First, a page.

The time is not right for an interest rate rise – but be on alert · Latest News · R&BS

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The time is not right for an interest rate rise – but be on alert

Despite the 5-3 vote from the Monetary Policy Committee (MPC) last week, Bank of England Governor Mark Carney has said the time is not right for an interest rate rise.

In his Mansion House speech yesterday (20 June 2017), Mr Carney said: "From my perspective, given the mixed signals on consumer spending and business investment, and given the still subdued domestic inflationary pressures, in particular anaemic wage growth, now is not yet the time to begin that adjustment [rate rises].

"In the coming months, I would like to see the extent to which weaker consumption growth is offset by other components of demand, whether wages begin to firm, and more generally, how the economy reacts to the prospect of tighter financial conditions and the reality of Brexit negotiations."

So, although inflationary pressure is on, perhaps it is not from the angle of most concern. Raising interest rates during a period of such uncertainty is not favourable as it may impact upon consumption and investment and start the next deflationary cycle.

Monitoring fixed rate cost of funds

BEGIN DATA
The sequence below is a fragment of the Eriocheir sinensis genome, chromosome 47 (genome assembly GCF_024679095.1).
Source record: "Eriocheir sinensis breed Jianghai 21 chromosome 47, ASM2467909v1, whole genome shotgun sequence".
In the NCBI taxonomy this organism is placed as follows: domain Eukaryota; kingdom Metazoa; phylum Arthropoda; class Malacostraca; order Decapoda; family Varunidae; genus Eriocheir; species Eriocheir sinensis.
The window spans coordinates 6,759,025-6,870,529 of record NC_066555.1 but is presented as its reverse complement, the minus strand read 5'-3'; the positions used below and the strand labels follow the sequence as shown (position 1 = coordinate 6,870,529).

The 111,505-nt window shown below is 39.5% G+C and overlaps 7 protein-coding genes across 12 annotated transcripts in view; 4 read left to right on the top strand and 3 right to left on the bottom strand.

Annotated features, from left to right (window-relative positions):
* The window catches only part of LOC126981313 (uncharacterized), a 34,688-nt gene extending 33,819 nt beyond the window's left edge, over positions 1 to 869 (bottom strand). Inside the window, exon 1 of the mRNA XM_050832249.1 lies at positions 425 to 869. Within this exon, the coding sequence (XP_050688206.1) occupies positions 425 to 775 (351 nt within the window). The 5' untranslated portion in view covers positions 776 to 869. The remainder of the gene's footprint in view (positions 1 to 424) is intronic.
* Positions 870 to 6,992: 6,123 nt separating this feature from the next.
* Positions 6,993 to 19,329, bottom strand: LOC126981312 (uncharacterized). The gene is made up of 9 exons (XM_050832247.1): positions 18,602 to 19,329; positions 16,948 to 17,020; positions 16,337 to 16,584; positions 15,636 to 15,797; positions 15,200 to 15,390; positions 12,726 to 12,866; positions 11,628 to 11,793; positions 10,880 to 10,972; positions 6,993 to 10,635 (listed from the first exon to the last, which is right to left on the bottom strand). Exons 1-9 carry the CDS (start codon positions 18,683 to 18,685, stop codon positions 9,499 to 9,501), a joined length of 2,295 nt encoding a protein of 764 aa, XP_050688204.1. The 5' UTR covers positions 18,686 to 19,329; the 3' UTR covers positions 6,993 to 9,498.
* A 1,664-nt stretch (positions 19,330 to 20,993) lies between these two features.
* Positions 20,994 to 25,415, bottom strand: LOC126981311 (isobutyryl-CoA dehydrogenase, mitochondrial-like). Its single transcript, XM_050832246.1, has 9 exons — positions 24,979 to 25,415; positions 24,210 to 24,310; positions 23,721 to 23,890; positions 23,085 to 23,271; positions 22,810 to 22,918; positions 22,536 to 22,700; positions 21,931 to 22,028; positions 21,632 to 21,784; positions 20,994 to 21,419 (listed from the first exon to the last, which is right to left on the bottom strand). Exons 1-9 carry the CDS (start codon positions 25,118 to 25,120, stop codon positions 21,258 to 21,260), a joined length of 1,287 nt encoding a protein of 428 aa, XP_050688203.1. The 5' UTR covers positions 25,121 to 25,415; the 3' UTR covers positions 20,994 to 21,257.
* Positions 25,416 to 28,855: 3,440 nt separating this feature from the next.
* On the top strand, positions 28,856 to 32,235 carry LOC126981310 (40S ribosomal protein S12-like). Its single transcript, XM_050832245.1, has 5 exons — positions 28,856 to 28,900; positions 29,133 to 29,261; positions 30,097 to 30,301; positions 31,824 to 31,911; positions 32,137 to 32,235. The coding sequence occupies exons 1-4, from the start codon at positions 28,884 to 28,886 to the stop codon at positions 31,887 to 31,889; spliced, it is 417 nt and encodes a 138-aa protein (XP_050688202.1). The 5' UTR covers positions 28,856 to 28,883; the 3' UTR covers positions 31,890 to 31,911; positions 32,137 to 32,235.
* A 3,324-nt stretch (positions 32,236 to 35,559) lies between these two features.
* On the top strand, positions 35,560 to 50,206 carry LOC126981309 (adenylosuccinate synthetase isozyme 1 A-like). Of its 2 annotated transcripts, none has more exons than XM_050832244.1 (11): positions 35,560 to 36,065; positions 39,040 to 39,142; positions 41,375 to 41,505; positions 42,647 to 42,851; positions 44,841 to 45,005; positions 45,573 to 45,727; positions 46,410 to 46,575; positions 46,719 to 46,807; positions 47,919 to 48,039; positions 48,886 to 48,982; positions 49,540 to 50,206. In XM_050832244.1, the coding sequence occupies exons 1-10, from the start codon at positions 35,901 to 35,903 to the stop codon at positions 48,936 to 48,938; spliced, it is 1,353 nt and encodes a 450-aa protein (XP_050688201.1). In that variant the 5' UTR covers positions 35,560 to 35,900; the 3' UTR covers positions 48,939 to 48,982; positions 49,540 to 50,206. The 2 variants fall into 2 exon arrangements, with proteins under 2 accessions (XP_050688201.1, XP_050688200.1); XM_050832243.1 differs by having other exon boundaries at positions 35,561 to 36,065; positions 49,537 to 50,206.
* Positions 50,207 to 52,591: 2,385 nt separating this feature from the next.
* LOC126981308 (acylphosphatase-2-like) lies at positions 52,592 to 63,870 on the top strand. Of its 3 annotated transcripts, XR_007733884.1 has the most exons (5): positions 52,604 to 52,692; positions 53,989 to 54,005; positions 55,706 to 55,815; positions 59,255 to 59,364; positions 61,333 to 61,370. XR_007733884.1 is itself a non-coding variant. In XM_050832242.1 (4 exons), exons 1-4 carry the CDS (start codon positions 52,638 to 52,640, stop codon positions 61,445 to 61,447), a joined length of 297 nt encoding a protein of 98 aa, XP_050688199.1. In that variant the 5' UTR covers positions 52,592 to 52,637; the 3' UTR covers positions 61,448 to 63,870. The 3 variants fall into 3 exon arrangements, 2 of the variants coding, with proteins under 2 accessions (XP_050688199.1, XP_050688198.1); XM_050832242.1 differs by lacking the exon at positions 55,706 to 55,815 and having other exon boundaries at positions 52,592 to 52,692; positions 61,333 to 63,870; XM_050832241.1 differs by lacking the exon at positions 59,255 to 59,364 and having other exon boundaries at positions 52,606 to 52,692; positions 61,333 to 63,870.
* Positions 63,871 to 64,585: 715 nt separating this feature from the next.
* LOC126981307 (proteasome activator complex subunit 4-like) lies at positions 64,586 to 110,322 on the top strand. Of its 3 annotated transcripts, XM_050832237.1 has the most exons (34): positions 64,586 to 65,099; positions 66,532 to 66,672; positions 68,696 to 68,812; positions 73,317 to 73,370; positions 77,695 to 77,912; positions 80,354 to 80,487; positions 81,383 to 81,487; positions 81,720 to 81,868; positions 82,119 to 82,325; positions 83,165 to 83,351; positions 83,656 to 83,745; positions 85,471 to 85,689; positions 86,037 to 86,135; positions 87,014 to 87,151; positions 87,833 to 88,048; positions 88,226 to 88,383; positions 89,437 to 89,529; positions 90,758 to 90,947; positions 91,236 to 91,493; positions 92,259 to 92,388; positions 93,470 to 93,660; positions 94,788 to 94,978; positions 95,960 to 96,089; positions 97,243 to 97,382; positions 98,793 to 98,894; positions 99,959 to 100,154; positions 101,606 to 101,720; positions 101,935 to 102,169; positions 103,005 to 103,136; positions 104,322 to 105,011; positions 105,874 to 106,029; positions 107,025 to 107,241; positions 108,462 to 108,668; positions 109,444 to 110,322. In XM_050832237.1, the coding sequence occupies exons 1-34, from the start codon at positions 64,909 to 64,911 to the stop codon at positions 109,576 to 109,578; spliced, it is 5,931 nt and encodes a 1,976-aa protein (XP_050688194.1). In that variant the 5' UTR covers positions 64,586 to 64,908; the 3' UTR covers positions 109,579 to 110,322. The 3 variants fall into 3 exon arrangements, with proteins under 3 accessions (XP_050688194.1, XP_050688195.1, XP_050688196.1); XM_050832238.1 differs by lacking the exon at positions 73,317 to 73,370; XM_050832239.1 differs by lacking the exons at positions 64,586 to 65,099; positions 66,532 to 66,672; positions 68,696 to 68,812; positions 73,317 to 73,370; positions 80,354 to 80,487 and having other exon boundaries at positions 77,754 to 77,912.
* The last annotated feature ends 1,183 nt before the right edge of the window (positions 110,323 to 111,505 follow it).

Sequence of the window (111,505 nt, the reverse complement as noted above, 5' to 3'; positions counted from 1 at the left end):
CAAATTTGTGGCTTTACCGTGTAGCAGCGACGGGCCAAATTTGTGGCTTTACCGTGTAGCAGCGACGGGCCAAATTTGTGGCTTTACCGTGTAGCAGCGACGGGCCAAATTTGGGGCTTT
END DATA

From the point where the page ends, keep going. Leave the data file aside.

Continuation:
At Rural and Business Specialists Ltd, we monitor fixed rate cost of funds closely across the banks. These have moved slightly down since the announcement from the MPC last week. This would either indicate that the banks have been slow to respond or that there is no concern here yet. We think it is more likely to be the latter.

Our sources at World First said that before the Governor spoke yesterday, the probability of an interest rate rise by the end of next year was 75%. As of this morning it has dipped to 48%.

We will give an update on market trends from time to time and trust these updates help you to decide if you should fix or not. It's important to speak about your options with your lender.

If you would like to review your borrowing, please don't hesitate to give us a call or email us.

North: 0800 781 1822  South: 0800 781 0639